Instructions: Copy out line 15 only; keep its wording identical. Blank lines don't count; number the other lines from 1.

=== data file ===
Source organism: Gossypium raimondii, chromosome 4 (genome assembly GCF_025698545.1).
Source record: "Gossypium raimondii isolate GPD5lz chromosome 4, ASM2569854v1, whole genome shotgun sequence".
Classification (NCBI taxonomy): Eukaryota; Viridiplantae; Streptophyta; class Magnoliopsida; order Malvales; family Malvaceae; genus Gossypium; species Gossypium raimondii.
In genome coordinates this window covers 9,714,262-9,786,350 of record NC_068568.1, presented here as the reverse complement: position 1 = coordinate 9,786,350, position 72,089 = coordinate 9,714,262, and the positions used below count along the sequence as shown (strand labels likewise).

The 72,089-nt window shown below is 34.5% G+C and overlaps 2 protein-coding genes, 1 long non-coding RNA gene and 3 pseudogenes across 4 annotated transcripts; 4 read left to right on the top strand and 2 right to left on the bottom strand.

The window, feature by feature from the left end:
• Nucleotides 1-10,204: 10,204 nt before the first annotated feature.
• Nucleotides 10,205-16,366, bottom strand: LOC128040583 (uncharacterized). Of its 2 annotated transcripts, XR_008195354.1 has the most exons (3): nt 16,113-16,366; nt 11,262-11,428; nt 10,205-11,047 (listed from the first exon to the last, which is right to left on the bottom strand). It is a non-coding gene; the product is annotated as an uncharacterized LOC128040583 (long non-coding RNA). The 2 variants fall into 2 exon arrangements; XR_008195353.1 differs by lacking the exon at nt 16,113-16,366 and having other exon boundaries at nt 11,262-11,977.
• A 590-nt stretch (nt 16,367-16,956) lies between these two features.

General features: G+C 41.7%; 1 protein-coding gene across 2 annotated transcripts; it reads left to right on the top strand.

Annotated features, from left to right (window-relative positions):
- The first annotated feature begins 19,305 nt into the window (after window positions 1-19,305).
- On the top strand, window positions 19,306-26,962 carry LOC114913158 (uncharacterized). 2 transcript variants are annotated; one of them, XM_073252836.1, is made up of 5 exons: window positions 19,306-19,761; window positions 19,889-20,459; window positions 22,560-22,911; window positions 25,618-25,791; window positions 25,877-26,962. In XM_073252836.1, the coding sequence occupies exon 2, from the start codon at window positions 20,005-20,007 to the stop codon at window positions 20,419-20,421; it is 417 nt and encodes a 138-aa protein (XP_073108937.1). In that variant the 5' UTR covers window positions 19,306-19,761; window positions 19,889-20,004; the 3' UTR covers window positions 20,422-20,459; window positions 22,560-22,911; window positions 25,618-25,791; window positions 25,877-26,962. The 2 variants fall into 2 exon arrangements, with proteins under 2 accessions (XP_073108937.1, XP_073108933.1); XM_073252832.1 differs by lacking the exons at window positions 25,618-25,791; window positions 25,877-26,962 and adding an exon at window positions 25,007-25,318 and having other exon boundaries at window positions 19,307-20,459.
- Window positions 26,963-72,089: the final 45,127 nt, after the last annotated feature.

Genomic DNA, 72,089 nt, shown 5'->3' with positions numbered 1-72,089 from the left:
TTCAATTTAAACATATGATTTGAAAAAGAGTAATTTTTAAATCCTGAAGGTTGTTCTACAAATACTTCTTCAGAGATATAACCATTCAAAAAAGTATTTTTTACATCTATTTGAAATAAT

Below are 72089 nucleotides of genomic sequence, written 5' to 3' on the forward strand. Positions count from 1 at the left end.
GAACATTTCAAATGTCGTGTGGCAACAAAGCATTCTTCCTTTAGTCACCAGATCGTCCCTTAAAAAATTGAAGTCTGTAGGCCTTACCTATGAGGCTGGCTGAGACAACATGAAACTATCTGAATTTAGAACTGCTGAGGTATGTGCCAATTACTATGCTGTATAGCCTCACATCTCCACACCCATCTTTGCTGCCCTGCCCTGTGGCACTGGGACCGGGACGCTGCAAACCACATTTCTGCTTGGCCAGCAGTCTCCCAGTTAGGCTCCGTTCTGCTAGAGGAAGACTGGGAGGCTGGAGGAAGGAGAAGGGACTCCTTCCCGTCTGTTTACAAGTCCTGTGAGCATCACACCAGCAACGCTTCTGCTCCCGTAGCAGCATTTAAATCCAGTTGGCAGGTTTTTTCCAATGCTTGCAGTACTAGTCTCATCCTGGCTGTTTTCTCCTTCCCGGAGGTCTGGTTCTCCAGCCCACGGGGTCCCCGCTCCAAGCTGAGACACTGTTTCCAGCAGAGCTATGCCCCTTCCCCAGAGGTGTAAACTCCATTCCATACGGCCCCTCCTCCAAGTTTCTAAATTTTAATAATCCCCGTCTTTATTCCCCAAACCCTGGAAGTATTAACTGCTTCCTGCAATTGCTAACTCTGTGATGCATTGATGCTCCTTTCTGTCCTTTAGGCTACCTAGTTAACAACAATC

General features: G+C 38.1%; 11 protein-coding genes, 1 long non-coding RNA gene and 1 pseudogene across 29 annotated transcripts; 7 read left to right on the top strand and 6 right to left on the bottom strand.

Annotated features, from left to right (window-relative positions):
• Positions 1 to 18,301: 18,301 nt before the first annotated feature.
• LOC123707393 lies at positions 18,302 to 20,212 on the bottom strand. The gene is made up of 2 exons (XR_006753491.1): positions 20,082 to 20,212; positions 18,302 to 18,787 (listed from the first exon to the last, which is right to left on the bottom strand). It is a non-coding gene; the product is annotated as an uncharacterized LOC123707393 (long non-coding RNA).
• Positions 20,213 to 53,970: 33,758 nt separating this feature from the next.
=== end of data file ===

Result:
Genomic DNA, 72,089 nt, shown 5'->3' with positions numbered 1-72,089 from the left: